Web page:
12 (12.2)

1 (8.3)

11 (91.7)



50 (51.0)

29 (58.0)

21 (42.0)



15 (15.3)

5 (33.3)

10 (66.7)


20 (20.4)

5 (25.0)

15 (75.0)


13 (13.3)

1 (7.7)

12 (92.3)

Lymphatic invasion


45 (45.9)

17 (37.8)

28 (62.2)



53 (54.1)

23 (43.4)

30 (56.6)

Venous invasion


68 (69.4)

23 (33.8)

45 (66.2)



30 (30.6)

17 (56.7)

13 (43.3)

Hematogenous recurrence


78 (79.6)

32 (41.0)

46 (59.0)



20 (20.4)

8 (40.0)

12 (60.0)

Note: ‘NS’ refers to ‘no significant’.

All patients had follow-up after surgery, with X-ray examination and tumor marker assays (carcinoembryonic antigen and carbohydrate antigen 19–9) performed every 1–3 months, computed tomography performed every 3–6 months, and ultrasonography performed every 6 months. Median follow up period was 38 (range 6 to 139) months for all patients. Overall survival was defined as the period between the time of surgery and death or was censored at the last follow-up. Patients, who died of diseases not directly related to their gastric cancers or due to unexpected events, were excluded from this study.

Quantitative RT-PCR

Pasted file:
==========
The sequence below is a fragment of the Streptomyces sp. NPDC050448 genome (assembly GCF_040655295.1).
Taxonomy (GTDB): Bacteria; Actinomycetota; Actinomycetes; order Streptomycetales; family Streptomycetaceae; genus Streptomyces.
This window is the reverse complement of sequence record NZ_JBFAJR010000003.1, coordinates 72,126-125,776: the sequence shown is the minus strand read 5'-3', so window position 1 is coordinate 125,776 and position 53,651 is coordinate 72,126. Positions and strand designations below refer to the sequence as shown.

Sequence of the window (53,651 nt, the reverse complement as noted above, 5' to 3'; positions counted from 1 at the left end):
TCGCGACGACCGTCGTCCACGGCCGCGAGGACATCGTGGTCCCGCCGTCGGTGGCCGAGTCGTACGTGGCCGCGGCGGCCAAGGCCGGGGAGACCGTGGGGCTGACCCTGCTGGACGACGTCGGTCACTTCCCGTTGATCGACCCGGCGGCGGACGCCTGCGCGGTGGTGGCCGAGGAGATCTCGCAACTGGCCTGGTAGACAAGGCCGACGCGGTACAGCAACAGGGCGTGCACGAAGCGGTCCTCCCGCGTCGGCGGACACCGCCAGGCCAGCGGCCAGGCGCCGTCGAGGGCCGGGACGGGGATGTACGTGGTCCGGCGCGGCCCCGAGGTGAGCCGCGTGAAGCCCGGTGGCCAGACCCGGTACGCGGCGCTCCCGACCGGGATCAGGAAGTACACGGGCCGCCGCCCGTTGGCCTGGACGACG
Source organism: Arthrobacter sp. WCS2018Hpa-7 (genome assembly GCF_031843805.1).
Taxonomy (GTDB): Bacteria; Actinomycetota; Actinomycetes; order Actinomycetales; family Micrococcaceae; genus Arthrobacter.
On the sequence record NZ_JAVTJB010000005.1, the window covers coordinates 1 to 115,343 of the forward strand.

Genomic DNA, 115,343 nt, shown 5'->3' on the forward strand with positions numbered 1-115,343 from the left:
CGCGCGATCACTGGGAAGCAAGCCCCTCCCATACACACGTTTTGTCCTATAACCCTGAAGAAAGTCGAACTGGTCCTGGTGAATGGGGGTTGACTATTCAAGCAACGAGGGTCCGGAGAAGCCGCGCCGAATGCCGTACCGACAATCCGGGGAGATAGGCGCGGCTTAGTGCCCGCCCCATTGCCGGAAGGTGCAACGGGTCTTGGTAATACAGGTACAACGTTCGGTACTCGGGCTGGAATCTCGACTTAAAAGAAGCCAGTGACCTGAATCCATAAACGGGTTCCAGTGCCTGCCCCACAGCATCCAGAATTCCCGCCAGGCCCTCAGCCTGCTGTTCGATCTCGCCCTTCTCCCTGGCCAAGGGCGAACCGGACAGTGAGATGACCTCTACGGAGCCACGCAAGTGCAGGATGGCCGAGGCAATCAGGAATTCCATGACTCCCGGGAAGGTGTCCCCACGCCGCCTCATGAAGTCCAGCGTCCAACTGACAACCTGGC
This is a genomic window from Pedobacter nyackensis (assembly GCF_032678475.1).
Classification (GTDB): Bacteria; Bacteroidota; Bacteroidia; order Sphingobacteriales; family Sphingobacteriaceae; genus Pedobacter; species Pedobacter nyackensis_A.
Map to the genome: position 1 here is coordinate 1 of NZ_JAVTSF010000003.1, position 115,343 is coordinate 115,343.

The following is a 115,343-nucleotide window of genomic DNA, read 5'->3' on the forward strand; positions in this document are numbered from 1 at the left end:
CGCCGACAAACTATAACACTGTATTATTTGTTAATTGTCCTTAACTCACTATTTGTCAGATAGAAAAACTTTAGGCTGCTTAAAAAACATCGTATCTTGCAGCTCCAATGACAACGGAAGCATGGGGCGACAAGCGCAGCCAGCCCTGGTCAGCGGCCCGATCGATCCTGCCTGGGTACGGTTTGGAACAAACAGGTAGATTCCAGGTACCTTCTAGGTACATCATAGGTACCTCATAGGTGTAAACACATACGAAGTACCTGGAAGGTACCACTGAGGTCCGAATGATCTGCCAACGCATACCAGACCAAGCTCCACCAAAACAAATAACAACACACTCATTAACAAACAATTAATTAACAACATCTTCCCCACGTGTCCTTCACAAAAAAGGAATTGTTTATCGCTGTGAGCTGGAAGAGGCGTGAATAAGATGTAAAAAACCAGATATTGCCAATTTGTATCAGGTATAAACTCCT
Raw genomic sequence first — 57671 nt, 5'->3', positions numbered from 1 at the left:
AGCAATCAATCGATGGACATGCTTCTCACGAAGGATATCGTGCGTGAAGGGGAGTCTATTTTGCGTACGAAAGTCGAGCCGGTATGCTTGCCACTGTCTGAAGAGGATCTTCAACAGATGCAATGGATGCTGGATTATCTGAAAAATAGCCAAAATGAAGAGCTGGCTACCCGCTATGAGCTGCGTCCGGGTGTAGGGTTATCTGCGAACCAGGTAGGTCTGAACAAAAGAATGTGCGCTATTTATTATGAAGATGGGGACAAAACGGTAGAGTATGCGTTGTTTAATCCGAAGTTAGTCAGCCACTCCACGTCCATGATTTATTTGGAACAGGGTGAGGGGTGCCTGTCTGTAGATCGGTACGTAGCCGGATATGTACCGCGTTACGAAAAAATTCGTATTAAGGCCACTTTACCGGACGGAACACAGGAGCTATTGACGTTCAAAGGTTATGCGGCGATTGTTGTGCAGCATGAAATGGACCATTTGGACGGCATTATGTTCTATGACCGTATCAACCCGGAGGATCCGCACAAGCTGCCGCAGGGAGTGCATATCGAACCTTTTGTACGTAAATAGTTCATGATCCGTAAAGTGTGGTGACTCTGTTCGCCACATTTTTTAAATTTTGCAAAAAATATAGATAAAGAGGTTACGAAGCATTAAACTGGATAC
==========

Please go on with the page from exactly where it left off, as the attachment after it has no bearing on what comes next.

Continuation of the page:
In order to detect the expression levels of miR-22 in gastric cancer and matched normal adjacent mucosa, quantitative RT-PCR was performed. Briefly, total RNAs, including the miRNAs, were extracted from 98 primary gastric cancer tissues and matched normal adjacent mucosa using the miRNeasy Mini Kit (Qiagen Inc., Valencia, CA, USA) according to the user’s instruction. cDNA was synthesized from 10 ng of total RNA using TaqMan™ MicroRNA hsa-miR-22 specific primer (Applied Biosystems) and a TaqMan™ MicroRNA Reverse Transcription Kit (Applied Biosystems). RNU6B was used as an internal control. The reverse transcriptase reactions contained 10 ng of total RNAs, 50 nmol/stem-loop RT primer, 1X RT buffer, 0.25 mmol/L each of dNTP, 3.3 U/μL MultiScribe reverse transcriptase, and 0.2 U/μL RNase inhibitor. The 15 μL reaction samples were incubated in GeneAmp PCR System 9700 (Applied Biosystems) for 30 min at 20°C, 30 min at 42°C, 5 min at 95°C, and then held at 4°C. Quantitative real-time PCR were performed using ABI StepOne (Applied Biosystems). The PCR conditions were initial denaturation at 95°C for 10 min, followed by 44 cycles of denaturation at 95°C for 10 sec, annealing at 56°C for 10 sec, and extension at 60°C for 10 sec. Analysis was performed by the comparative threshold cycle (Ct) method according to User Bulletin no.2 (Applied Biosystems). Each sample was examined in triplicate and the amounts of the PCR products produced were normalized to RNU6B.